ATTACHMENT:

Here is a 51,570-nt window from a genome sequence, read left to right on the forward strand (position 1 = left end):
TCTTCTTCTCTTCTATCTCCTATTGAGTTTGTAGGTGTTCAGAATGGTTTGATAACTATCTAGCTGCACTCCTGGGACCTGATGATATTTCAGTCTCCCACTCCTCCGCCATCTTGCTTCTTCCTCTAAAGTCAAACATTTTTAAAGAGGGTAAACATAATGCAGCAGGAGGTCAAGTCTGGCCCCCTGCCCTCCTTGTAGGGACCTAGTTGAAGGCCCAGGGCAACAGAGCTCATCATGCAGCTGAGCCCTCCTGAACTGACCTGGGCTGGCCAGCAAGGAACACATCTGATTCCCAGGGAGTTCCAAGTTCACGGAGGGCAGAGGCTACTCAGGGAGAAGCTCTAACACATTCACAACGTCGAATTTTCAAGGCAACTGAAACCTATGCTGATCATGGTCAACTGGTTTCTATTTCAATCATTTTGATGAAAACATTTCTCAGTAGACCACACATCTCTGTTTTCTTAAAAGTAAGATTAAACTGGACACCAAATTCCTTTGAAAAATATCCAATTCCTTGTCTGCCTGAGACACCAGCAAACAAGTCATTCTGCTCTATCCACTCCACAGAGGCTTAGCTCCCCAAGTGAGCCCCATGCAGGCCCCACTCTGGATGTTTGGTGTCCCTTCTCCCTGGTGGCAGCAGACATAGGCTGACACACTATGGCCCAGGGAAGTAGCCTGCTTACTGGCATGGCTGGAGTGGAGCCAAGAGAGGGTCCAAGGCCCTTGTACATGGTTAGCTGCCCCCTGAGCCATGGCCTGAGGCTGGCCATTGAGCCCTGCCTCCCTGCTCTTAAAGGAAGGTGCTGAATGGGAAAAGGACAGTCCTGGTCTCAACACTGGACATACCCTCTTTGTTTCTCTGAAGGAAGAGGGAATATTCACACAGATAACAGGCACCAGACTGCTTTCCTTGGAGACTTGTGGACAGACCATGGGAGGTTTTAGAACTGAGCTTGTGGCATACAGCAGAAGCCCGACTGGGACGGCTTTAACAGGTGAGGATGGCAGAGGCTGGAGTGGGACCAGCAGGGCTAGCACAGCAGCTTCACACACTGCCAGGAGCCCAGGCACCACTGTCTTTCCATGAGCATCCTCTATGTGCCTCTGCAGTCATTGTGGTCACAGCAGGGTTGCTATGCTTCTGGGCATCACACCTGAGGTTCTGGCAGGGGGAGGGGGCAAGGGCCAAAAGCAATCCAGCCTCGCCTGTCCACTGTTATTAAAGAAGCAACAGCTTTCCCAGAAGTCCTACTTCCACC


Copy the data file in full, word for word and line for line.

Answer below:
Here is a 51,570-nt window from a genome sequence, read left to right on the forward strand (position 1 = left end):
TCTTCTTCTCTTCTATCTCCTATTGAGTTTGTAGGTGTTCAGAATGGTTTGATAACTATCTAGCTGCACTCCTGGGACCTGATGATATTTCAGTCTCCCACTCCTCCGCCATCTTGCTTCTTCCTCTAAAGTCAAACATTTTTAAAGAGGGTAAACATAATGCAGCAGGAGGTCAAGTCTGGCCCCCTGCCCTCCTTGTAGGGACCTAGTTGAAGGCCCAGGGCAACAGAGCTCATCATGCAGCTGAGCCCTCCTGAACTGACCTGGGCTGGCCAGCAAGGAACACATCTGATTCCCAGGGAGTTCCAAGTTCACGGAGGGCAGAGGCTACTCAGGGAGAAGCTCTAACACATTCACAACGTCGAATTTTCAAGGCAACTGAAACCTATGCTGATCATGGTCAACTGGTTTCTATTTCAATCATTTTGATGAAAACATTTCTCAGTAGACCACACATCTCTGTTTTCTTAAAAGTAAGATTAAACTGGACACCAAATTCCTTTGAAAAATATCCAATTCCTTGTCTGCCTGAGACACCAGCAAACAAGTCATTCTGCTCTATCCACTCCACAGAGGCTTAGCTCCCCAAGTGAGCCCCATGCAGGCCCCACTCTGGATGTTTGGTGTCCCTTCTCCCTGGTGGCAGCAGACATAGGCTGACACACTATGGCCCAGGGAAGTAGCCTGCTTACTGGCATGGCTGGAGTGGAGCCAAGAGAGGGTCCAAGGCCCTTGTACATGGTTAGCTGCCCCCTGAGCCATGGCCTGAGGCTGGCCATTGAGCCCTGCCTCCCTGCTCTTAAAGGAAGGTGCTGAATGGGAAAAGGACAGTCCTGGTCTCAACACTGGACATACCCTCTTTGTTTCTCTGAAGGAAGAGGGAATATTCACACAGATAACAGGCACCAGACTGCTTTCCTTGGAGACTTGTGGACAGACCATGGGAGGTTTTAGAACTGAGCTTGTGGCATACAGCAGAAGCCCGACTGGGACGGCTTTAACAGGTGAGGATGGCAGAGGCTGGAGTGGGACCAGCAGGGCTAGCACAGCAGCTTCACACACTGCCAGGAGCCCAGGCACCACTGTCTTTCCATGAGCATCCTCTATGTGCCTCTGCAGTCATTGTGGTCACAGCAGGGTTGCTATGCTTCTGGGCATCACACCTGAGGTTCTGGCAGGGGGAGGGGGCAAGGGCCAAAAGCAATCCAGCCTCGCCTGTCCACTGTTATTAAAGAAGCAACAGCTTTCCCAGAAGTCCTACTTCCACC